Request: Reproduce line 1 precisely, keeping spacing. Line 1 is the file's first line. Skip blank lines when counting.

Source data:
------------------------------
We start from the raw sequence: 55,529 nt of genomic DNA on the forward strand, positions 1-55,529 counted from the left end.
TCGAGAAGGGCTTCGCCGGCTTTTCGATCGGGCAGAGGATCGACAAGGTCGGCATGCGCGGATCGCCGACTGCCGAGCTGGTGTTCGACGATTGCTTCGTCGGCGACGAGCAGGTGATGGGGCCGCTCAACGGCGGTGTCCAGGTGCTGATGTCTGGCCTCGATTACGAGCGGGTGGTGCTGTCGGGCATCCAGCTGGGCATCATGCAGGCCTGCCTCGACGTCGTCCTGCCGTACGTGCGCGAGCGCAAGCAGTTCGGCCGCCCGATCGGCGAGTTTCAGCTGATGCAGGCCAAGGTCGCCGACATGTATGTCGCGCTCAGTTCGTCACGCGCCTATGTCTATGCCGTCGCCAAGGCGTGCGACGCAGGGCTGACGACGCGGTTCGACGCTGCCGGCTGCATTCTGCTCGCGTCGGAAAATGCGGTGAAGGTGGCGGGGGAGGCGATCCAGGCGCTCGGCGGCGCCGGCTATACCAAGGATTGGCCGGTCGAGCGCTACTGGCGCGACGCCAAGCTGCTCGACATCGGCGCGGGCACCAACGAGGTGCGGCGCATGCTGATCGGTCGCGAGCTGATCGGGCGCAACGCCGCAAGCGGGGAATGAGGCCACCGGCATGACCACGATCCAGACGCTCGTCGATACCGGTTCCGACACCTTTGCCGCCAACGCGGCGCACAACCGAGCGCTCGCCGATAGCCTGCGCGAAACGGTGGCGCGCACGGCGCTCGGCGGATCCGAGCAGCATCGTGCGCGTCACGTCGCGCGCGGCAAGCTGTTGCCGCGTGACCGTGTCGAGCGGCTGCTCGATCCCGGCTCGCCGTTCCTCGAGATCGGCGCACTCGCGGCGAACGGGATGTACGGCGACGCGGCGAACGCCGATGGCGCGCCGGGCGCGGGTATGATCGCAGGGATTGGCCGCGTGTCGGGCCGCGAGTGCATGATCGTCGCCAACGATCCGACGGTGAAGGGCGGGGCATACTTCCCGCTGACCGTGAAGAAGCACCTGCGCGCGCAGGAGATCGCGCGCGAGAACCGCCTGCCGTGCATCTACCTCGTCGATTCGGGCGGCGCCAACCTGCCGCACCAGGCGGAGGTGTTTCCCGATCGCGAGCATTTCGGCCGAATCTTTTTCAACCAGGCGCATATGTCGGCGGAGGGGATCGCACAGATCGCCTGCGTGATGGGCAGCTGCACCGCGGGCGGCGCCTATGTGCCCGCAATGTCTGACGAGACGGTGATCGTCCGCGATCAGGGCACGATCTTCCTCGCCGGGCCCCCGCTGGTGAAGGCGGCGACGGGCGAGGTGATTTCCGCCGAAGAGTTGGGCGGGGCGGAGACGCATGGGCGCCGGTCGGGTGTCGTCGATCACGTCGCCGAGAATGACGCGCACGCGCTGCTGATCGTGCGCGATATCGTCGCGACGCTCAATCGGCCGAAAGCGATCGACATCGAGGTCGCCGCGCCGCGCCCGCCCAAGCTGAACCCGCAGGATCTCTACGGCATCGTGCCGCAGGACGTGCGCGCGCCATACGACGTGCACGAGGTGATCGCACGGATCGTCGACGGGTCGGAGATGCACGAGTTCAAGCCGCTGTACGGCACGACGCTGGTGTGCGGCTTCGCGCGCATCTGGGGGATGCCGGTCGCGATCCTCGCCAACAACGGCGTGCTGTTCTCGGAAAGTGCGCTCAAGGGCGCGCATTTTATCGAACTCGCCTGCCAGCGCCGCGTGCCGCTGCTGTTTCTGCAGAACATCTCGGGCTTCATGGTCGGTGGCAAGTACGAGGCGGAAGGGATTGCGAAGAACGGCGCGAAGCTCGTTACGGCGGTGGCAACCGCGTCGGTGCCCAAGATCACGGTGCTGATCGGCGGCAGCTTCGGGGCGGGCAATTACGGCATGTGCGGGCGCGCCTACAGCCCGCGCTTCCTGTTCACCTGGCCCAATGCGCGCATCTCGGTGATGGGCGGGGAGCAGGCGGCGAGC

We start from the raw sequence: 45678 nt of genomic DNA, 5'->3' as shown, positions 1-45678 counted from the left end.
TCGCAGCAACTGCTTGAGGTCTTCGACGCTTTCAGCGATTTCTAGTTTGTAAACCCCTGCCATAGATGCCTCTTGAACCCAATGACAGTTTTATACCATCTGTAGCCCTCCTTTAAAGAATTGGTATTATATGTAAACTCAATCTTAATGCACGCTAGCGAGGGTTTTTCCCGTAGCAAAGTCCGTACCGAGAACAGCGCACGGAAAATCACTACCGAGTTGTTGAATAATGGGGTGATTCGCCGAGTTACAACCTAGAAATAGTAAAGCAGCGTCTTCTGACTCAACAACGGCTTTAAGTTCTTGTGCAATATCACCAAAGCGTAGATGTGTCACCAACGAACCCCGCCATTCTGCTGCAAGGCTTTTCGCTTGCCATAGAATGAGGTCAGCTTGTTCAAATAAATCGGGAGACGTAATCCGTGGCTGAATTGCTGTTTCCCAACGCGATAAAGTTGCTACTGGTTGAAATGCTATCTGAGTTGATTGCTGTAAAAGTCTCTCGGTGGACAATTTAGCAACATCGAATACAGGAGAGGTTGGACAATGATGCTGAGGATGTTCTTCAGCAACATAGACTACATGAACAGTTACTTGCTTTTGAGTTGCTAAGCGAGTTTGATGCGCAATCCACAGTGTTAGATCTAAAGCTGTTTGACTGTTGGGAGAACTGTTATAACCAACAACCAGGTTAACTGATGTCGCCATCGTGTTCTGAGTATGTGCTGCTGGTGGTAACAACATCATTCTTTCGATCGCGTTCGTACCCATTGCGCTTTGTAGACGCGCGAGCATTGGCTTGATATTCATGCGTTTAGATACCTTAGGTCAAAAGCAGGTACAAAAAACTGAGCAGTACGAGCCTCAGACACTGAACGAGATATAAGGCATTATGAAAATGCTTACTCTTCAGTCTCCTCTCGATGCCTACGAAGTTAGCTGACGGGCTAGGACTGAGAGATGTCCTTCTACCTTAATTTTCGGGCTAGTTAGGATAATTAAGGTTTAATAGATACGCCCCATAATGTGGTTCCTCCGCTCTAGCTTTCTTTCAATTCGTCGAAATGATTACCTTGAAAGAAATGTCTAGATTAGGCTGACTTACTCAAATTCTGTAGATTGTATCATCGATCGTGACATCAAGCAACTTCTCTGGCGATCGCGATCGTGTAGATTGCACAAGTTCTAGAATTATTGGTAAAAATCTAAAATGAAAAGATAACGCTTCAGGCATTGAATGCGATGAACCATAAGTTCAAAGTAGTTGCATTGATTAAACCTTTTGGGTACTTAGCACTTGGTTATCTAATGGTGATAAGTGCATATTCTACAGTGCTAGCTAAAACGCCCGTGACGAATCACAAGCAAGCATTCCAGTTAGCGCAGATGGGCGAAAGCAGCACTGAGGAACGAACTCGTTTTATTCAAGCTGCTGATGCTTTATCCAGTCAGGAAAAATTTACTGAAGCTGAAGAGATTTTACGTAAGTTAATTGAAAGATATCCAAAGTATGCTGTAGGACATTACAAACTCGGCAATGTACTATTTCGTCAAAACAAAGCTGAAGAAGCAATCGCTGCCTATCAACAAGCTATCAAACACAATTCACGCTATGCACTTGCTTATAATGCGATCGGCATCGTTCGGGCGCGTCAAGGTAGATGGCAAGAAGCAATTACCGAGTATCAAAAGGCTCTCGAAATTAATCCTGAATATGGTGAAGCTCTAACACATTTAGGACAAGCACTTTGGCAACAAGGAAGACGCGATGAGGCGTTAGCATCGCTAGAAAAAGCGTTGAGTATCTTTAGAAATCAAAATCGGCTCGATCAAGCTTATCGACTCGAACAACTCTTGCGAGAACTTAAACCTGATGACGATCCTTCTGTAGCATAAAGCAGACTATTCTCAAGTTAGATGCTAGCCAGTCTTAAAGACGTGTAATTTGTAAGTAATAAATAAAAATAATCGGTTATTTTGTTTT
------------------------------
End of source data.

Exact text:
We start from the raw sequence: 55,529 nt of genomic DNA on the forward strand, positions 1-55,529 counted from the left end.